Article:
Jamie: [29:18] How am I funding it? I'm funding it personally. The real cost though hasn't been. It's not something that we had to write a massive check for because it's not something that we're trying to market to a huge customer base or anything like that. It's very much a business‑to‑business tool.
[29:36] We sell it by me going around to talking to people, so the real investment has been one of time.
Natalie: [29:42] All I can think of is if I'm a litigator and I'm listening to this, what is one small first step I could take to having these types of discussions with clients, and learning more about how to use these tools and things like that?
Jamie: [29:55] Well, the first step is probably to have a look at some basic decision trees. That's in the same family of solutions as the solution is in.
[30:05] And to look at the key uncertainties in your case and to say, "Well, let's draw the tree out, the branches out at each of those uncertainties and to quantify the value along each branch, and then to use that to calculate the value of the whole case," that's something that you can do with a piece of paper and a pen, and pretty basic numeracy. So, there's no obstacle to doing that now.
[30:31] Part of this is also just about recognizing the problem. As soon as you recognize that there's a need to talk to commercial clients in the language that they understand, and to give them analysis that they can use to meaningfully feed in to their decisions about what to do with litigation.
[30:51] Then you can start trying to talk to them in a different way. You can start, try to stop. You can try as much as you can to cut out phrases like "reasonable prospects of success." Even if you start talking about good, bad and expected outcomes, that's a start.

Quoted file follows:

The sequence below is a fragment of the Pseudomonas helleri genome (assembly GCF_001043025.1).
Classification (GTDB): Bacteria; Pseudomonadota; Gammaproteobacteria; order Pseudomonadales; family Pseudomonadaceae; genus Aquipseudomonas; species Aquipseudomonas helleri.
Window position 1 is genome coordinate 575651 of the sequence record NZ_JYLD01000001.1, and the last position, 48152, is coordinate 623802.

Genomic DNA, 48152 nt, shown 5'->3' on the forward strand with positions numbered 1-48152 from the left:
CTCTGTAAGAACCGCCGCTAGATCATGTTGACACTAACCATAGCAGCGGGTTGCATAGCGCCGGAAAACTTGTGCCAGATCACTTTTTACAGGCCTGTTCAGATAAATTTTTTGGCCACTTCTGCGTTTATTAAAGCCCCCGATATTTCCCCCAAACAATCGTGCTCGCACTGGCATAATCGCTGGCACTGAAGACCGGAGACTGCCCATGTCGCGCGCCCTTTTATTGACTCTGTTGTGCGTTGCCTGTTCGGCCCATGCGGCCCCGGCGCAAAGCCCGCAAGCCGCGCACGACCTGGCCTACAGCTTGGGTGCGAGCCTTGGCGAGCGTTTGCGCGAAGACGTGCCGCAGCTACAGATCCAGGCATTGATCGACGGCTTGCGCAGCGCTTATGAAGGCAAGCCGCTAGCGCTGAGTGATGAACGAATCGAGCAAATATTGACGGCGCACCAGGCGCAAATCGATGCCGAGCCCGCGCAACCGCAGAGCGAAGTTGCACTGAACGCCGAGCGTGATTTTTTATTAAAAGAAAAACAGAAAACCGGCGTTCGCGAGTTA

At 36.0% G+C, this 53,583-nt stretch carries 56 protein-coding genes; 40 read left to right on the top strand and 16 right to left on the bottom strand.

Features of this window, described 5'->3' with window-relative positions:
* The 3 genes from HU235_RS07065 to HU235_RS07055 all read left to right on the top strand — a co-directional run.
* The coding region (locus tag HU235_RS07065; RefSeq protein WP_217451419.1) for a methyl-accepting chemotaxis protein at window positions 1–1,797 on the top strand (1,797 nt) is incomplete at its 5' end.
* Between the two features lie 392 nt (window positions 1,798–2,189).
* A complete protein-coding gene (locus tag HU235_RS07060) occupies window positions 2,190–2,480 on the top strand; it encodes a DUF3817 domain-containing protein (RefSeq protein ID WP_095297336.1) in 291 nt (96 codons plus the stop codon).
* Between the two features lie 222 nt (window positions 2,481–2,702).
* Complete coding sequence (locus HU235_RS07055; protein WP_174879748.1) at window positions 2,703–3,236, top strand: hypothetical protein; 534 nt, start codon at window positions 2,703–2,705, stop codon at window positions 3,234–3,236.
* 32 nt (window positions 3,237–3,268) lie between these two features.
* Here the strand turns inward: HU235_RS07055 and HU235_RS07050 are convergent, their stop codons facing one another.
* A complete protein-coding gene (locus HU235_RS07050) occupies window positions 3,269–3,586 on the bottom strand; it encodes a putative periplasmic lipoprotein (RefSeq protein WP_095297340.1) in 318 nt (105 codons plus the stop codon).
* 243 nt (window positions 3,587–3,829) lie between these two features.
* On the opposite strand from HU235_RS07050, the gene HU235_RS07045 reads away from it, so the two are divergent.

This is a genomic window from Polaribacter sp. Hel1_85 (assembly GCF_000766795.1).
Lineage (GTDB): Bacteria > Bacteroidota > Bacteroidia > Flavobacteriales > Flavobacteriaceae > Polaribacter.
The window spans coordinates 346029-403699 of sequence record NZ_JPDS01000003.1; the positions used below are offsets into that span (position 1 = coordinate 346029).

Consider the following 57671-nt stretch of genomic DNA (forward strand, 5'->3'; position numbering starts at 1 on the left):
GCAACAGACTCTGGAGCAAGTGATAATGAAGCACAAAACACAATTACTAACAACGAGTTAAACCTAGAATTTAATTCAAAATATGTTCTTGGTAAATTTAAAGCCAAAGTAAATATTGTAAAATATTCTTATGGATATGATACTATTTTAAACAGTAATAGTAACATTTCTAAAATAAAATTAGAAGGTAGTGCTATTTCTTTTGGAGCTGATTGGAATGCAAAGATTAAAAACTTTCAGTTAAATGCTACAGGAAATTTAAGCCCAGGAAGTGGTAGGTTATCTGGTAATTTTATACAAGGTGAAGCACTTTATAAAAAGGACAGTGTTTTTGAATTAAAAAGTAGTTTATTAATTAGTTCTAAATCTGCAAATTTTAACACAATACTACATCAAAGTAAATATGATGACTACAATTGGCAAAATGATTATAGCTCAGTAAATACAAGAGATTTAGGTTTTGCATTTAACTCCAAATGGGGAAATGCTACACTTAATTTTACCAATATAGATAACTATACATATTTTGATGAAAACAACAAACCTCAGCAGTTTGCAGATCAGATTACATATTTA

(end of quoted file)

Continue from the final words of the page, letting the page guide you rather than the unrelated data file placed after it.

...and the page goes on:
Natalie: [31:06] Have you seen any resources anywhere that can help people, or lawyers, I guess, translate the qualitative words like "reasonable prospect of success," or "fair chance," and things like that into numbers?
Jamie: [31:20] After the Cuban missile crisis...Sorry, I seem to be talking a lot about the Cuban missile crisis.
Peter: [31:24] Well, it's a big deal.
Peter: [31:25] It's not going to be the end of everything. Fair point.
Jamie: [31:30] It possibly does not [inaudible] quite so much in conversations about law. But we need more Cuban missile crisis today.
Jamie: [31:40] But the CIA did an inquiry at the end of that, and they produced a report. And it was looking at the dangers of civilian big verbal predictions. And they came up with a scale based on different percentages of likelihood. I think there are eight tiers in that. I can't remember. But it's very easy to find if you stick it into Google.
[32:05] That was an attempt at standardizing the language around commonly understood percentages, but the reality is I don't think there's a quick solution to this. There are some incrementals that you can take, but I think in order to speak the language that clients are speaking, and the clients need to hear when they make investment decisions, then you need to do something more fundamental.
[32:29] It doesn't need to be super hard. It doesn't need to change the way that you practice law fundamentally, but it's a big enough problem to demand a decent‑sized chunk.
Peter: [32:41] I hesitate to even ask you. Is there anything that we missed that you want us to cover before we wrap up?
Jamie: [32:45] No, I don't think so. I do. I love talking about this stuff. I get the sense that you like talking about this stuff as well.
Natalie: [32:52] Hundred percent. [laughs]
Peter: [32:53] Yeah. So we had to find you because...
Natalie: [32:56] Nobody else is doing this. It's really hard to find people. [laughs]